As poet laureate Angelou recited her poem “On the Pulse of Morning” at President Bill Clinton’s inauguration, the first poet to make an inaugural recitation since Robert Frost at John F. Kennedy’s inauguration in 1961. She has received dozens of awards and over thirty honorary doctoral degrees.
His day is done.
The news came on the wings of a wind, reluctant to carry its burden.
Nelson Mandela’s day is done.
The news, expected and still unwelcome, reached us in the United States, and suddenly our world became somber.
Our skies were leadened.
His day is done.
We see you, South African people standing speechless at the slamming of that final door through which no traveler returns.
Our spirits reach out to you Bantu, Zulu, Xhosa, Boer.
We think of you and your son of Africa, your father, your one more wonder of the world.
We send our souls to you as you reflect upon your David armed with a mere stone, facing down the mighty Goliath.
Your man of strength, Gideon, emerging triumphant.
Although born into the brutal embrace of Apartheid, scarred by the savage atmosphere of racism, unjustly imprisoned in the bloody maws of South African dungeons.
Would the man survive? Could the man survive?
His answer strengthened men and women around the world.
In the Alamo, in San Antonio, Texas, on the Golden Gate Bridge in San Francisco, in Chicago’s Loop, in New Orleans Mardi Gras, in New York City’s Times Square, we watched as the hope of Africa sprang through the prison’s doors.
His stupendous heart intact, his gargantuan will hale and hearty.
He had not been crippled by brutes, nor was his passion for the rights of human beings diminished by twenty-seven years of imprisonment.
Even here in America, we felt the cool, refreshing breeze of freedom.
When Nelson Mandela took the seat of Presidency in his country where formerly he was not even allowed to vote we were enlarged by tears of pride, as we saw Nelson Mandela’s former prison guards invited, courteously, by him to watch from the front rows his inauguration.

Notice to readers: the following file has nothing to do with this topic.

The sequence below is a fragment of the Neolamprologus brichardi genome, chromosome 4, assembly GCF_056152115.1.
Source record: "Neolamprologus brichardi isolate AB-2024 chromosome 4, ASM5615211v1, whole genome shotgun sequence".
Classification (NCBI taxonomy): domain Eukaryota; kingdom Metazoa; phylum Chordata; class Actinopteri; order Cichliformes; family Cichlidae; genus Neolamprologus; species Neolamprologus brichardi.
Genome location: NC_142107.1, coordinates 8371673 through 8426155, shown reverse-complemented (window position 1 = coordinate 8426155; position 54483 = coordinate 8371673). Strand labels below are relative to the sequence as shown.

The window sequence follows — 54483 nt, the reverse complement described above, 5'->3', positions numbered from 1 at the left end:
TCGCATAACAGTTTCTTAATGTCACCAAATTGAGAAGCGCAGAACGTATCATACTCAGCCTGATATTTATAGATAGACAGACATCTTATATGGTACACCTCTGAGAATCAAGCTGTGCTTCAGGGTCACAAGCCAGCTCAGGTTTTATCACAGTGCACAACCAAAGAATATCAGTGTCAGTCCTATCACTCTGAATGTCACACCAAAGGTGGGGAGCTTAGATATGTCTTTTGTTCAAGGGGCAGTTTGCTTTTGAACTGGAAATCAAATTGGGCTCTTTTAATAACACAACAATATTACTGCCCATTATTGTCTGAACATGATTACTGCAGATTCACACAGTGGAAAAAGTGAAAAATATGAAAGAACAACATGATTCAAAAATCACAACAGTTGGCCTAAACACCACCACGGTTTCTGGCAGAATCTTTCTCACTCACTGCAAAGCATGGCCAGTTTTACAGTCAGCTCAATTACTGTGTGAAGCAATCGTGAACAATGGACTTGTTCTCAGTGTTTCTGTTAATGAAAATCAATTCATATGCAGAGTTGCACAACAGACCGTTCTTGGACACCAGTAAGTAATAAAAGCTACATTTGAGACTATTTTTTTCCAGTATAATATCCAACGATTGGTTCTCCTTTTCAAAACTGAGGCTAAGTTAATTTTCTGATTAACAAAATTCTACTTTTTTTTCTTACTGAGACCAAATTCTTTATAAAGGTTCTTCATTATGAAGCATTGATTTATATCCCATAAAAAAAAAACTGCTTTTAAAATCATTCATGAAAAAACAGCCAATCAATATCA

We saw him accept the world’s award in Norway with the grace and gratitude of the Solon in Ancient Roman Courts, and the confidence of African Chiefs from ancient royal stools.
No sun outlasts its sunset, but it will rise again and bring the dawn.
Yes, Mandela’s day is done, yet we, his inheritors, will open the gates wider for reconciliation, and we will respond generously to the cries of Blacks and Whites, Asians, Hispanics, the poor who live piteously on the floor of our planet.
He has offered us understanding.
We will not withhold forgiveness even from those who do not ask.
Nelson Mandela’s day is done, we confess it in tearful voices, yet we lift our own to say thank you.
Thank you our Gideon, thank you our David, our great courageous man.
We will not forget you, we will not dishonor you, we will remember and be glad that you lived among us, that you taught us, and that you loved us all.
– Maya Angelou
November 24, 2013 § Leave a comment
I do like Miles Davis and have seen him in concert. I am not a Jazz person. I know nothing and rarely listen. This is satisfying mind candy. An animation of the notes of So What. I dig it big time.
Widely considered one of the most influential musicians of the 20th century, Miles Davis was, with his musical groups, at the forefront of several major developments in jazz music, including bebop, cool jazz, hard bop, modal jazz, and jazz fusion. – Miles Davis wiki